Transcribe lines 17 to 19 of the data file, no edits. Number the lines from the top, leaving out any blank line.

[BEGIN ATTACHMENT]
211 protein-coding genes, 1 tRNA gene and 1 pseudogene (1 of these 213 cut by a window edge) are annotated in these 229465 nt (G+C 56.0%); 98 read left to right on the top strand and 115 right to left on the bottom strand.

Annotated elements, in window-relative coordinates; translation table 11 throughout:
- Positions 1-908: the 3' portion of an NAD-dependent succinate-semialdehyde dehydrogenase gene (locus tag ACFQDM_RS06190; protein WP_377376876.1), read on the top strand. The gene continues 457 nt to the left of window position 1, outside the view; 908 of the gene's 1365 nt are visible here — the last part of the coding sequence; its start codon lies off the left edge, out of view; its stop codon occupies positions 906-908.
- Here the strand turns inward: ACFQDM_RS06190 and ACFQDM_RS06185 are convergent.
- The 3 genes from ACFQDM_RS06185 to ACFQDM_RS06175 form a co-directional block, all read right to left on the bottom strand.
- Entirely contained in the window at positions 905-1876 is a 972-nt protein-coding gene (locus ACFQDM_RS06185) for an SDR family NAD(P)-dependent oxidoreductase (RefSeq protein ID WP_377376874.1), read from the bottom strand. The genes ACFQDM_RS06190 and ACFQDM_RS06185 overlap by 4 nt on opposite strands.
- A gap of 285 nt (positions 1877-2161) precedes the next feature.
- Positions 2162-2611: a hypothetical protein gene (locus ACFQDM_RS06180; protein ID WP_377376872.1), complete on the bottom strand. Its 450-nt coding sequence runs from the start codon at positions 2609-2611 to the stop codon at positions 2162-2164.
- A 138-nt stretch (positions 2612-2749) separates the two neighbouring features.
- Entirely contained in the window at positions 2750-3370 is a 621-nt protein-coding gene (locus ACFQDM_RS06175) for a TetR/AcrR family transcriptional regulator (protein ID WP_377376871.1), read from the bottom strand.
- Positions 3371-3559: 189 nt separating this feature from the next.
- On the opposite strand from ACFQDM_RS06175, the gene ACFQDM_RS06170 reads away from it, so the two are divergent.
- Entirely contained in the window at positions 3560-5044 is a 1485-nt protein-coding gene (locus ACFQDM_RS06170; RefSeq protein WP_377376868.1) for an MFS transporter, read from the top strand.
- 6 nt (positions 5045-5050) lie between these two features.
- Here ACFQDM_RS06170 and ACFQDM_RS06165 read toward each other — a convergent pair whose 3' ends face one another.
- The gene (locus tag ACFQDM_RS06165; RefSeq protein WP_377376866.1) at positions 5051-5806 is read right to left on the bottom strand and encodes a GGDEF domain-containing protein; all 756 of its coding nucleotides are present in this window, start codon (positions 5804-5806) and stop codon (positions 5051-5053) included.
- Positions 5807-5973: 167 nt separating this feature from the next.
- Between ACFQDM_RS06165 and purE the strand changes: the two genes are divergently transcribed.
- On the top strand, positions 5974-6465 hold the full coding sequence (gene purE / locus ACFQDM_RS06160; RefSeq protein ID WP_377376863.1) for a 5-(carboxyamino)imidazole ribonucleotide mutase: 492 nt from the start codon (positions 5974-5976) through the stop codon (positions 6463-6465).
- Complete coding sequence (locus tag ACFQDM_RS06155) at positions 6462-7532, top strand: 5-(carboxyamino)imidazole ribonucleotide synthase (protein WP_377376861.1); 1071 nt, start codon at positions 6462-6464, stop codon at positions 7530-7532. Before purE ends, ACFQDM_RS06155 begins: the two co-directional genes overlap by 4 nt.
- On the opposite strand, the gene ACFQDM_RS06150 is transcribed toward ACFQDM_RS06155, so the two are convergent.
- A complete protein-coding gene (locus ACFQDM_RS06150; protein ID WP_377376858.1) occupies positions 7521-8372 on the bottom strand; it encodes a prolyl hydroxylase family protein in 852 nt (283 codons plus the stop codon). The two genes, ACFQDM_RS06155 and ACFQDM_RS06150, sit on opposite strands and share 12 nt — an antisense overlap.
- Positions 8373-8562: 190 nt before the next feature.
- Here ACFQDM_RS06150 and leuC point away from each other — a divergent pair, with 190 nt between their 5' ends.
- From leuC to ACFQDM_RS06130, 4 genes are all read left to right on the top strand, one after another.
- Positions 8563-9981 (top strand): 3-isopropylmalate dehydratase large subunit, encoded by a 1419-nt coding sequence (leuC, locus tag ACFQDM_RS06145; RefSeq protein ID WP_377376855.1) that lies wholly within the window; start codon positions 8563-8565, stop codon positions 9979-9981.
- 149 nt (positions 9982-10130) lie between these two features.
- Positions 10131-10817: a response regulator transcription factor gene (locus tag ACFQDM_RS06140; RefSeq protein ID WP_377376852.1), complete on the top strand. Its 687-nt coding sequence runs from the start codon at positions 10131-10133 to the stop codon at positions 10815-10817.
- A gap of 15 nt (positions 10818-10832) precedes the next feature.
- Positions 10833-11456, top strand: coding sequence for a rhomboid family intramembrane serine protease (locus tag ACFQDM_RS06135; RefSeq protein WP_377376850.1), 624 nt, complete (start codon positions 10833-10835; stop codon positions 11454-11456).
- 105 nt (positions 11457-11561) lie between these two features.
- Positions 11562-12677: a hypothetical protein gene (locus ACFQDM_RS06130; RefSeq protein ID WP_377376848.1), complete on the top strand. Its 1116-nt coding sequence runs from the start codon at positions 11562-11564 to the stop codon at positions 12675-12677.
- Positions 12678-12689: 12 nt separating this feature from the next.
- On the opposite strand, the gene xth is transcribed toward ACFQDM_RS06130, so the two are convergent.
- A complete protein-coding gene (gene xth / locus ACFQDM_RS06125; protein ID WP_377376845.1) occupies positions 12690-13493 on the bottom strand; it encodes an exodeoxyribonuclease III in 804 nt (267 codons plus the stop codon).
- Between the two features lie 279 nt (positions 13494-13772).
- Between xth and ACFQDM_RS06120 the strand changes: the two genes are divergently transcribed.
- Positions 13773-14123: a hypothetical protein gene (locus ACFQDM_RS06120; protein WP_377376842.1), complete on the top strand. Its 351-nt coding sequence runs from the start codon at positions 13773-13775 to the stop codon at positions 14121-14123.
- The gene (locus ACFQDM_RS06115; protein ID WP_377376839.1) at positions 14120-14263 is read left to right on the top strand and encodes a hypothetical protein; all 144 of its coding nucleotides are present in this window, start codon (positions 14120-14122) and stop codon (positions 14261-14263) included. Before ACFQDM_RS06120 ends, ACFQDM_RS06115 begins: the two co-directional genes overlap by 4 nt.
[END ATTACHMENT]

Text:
- Positions 5807-5973: 167 nt separating this feature from the next.
- Between ACFQDM_RS06165 and purE the strand changes: the two genes are divergently transcribed.
- On the top strand, positions 5974-6465 hold the full coding sequence (gene purE / locus ACFQDM_RS06160; RefSeq protein ID WP_377376863.1) for a 5-(carboxyamino)imidazole ribonucleotide mutase: 492 nt from the start codon (positions 5974-5976) through the stop codon (positions 6463-6465).